This is what I believe. In the sacred and imperishable truth of resurrection, there is abundance. We have all grieved for people we love who have died. Magdalene knew suffering and grief, yet those pains did not outweigh her longing for love and the hope of resurrection. It is that longing and hope that carried her through the flowers to the tomb. I have known grief my whole life and have thought about that truth and believe that inside us is a well of tears that pour out in abundance as we remember that love washes away the scarcity that the fear of death holds over us. We know it like wildflowers know to bloom and like Magdalene knew, that before we make it to a graveside, love rises. Just like we know how to grieve, we know how to love beyond death.

I wish we could all lie down in flowers and feel our hearts beat with that truth coursing through our veins. We would lie there and breathe in the knowledge that even though these spring beauties pass in a moment, they return despite drought, floods, and grief and remind us that what seems dead rises in splendor. When we follow in the footsteps of Magdalene, through the garden, we can dance among the wildflowers as we glimpse the stone rolled and feel that all those who have died live on in love and the memory of God. All we grieve rises, like the wildflowers in spring. There are enough long winters over hard and hallowed ground, but today let the shroud fall and sing with Magdalene among the flowers that even in the face of disparity, fear, and injustice love blossoms. The wildflowers, the very preachers of how there is a time for everything, demonstrate that we can live in hope dedicated to justice and truth. Flowers are ours for the beholding and allow us to make our song even at our own Easter morning, “Alleluia, Alleluia, Alleluia.”

image credit:

Guest Post Feature: "Nashville Light" by Sarah Hillesheim


this post was originally featured on the blog My Invented Isabel We just got back from our love fest in Nashville with Thistle Farms and the women of Magdalene, the social enterprise and residential rehab center founded by the Rev. Becca Stevens to serve and support women who are recovering from addiction and who have been victims of prostitution and trafficking.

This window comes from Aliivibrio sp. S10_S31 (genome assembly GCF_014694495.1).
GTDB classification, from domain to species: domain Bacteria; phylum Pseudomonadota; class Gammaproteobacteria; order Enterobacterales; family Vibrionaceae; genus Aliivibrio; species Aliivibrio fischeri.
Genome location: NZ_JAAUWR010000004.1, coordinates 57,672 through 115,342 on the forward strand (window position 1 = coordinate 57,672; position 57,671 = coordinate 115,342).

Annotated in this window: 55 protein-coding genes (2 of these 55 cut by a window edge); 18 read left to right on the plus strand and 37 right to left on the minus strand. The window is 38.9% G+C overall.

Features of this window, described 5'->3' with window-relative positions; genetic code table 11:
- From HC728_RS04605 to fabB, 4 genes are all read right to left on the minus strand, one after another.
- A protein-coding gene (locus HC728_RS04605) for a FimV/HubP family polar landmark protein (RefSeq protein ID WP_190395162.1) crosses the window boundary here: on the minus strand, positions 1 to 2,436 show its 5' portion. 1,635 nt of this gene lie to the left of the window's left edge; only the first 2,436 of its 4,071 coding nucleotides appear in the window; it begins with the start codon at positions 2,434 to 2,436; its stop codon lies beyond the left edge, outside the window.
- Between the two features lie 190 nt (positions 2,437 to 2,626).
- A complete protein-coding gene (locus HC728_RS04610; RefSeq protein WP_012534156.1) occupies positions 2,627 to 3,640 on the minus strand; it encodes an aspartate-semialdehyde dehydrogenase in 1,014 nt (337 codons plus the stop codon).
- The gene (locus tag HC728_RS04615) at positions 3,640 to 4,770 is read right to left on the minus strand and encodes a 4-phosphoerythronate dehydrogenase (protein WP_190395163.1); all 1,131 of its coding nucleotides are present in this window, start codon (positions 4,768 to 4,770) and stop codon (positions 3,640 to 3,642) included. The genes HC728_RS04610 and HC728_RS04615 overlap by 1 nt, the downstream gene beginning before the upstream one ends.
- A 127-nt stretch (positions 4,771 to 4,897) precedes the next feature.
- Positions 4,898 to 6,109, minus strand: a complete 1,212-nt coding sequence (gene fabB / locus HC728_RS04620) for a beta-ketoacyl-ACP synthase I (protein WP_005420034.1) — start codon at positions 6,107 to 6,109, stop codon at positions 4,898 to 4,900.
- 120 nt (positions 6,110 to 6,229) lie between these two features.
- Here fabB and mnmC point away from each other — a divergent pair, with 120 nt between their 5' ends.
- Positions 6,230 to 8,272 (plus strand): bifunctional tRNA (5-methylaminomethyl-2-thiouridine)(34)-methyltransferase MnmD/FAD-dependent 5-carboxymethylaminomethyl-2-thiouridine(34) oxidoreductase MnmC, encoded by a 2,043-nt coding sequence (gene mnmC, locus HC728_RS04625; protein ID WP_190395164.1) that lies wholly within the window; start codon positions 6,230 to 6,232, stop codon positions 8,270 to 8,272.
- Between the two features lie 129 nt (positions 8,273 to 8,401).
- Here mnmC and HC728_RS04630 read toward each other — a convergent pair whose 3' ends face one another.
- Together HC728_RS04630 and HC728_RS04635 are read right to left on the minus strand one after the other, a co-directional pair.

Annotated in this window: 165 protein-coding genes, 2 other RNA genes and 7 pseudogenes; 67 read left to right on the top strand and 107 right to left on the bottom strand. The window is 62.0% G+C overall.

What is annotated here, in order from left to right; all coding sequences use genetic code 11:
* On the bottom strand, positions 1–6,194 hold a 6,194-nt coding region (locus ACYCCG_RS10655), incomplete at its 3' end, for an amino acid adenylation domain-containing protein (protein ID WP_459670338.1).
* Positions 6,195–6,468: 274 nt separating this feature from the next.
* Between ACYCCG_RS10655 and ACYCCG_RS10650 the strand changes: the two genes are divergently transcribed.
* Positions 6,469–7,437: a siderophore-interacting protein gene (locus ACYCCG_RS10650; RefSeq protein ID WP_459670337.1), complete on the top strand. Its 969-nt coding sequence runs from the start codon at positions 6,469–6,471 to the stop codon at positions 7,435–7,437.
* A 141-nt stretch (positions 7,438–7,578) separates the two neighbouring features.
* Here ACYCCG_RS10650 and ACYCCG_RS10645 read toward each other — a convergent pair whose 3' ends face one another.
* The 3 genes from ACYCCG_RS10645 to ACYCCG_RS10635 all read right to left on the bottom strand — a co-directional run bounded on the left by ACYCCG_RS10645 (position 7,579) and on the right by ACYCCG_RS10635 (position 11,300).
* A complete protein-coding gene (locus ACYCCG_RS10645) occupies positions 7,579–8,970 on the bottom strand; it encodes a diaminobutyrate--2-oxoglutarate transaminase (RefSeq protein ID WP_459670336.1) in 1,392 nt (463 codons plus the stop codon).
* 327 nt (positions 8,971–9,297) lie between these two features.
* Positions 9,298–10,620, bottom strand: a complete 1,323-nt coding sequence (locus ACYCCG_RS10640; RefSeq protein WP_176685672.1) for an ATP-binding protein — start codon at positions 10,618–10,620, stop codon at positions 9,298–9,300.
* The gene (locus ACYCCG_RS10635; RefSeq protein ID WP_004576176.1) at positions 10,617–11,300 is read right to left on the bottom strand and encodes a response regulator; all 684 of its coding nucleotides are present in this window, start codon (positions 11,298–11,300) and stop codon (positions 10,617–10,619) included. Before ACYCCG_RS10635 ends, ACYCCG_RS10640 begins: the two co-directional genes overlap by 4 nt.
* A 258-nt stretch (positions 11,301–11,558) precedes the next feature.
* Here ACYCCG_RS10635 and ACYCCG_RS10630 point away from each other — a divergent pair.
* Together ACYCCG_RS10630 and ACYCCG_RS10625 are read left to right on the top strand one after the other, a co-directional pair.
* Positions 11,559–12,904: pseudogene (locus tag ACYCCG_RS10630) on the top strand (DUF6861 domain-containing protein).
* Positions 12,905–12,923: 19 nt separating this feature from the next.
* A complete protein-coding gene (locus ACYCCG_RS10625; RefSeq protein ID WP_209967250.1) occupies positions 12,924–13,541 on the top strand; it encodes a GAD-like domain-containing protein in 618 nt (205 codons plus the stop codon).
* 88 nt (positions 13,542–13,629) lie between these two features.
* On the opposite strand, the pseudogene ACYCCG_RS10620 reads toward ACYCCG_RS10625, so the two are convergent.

Calling our visit a love fest is an understatement. It was a light-filled full-blown love carnival, complete with Irish singers and a candle lit for every woman at Thistle Farms—and countless more for those still out in the night. I’ll write more on our trip later, but here’s a quick overview: we hiked the Tennessee hills, went to church to hear Becca preach, enjoyed a tea party at the Thistle Stop Cafe and visited the Magdalene residences, homes where women can stay for up to two years and are bathed in love as they receive therapy, medical care, eduction and employment. Thistle Farms sent some love our way as well, honoring Isabel at its Light Bearers event.

It’s all about the love.

thank you so much to Isabel Allende and The Isabel Allende Foundation. we love you!

Earthquakes and Love Vines



The Gospel readings are timeless as they speak to deeper truths of healing, not distracted by the changes and chances of the world in the week's news. But the Gospel is also located in a certain time and space that makes the words even richer. There is power in Jesus' speaking of love in the midst of Rome’s occupation to tax collectors or wiping out adultery, knowing it is punishable by death. The same is true for us. To speak of love in the midst of the current spin on ageless injustices is powerful. It requires discipline to work and live by the axioms of love. In preaching, in liturgy, and in our common ministries, our call is to keep love as the eye in the tempests of stormy news. Nepal, Baltimore, Fayetteville, and the tiny school in Ecuador have blended together this week to open a story about the powerful natural and human constructs of this world that cause seismic shifts and landslides.

A group of 14 people who had worked with our own Susan Sluser in Nepal last year building a house had already planned to convene in Nashville this week before the first building collapsed or any hikers were trapped by the earthquake that struck last week. I remember when Susan, our beloved education director, came home from her journey, filled with joy from building a home with her new friends for a family in a village through Habitat for Humanity. They learned Friday that the house they built together stands.

Last year I accepted an invitation to preach this coming week at the Episcopal convention in Baltimore  about how love heals communities - even before the first rock was hurled in the riots in response to the death of a young black man in police custody. It feels like a gift to go into a divided city that inherited injustices and fueled the fires of division to speak of how love heals.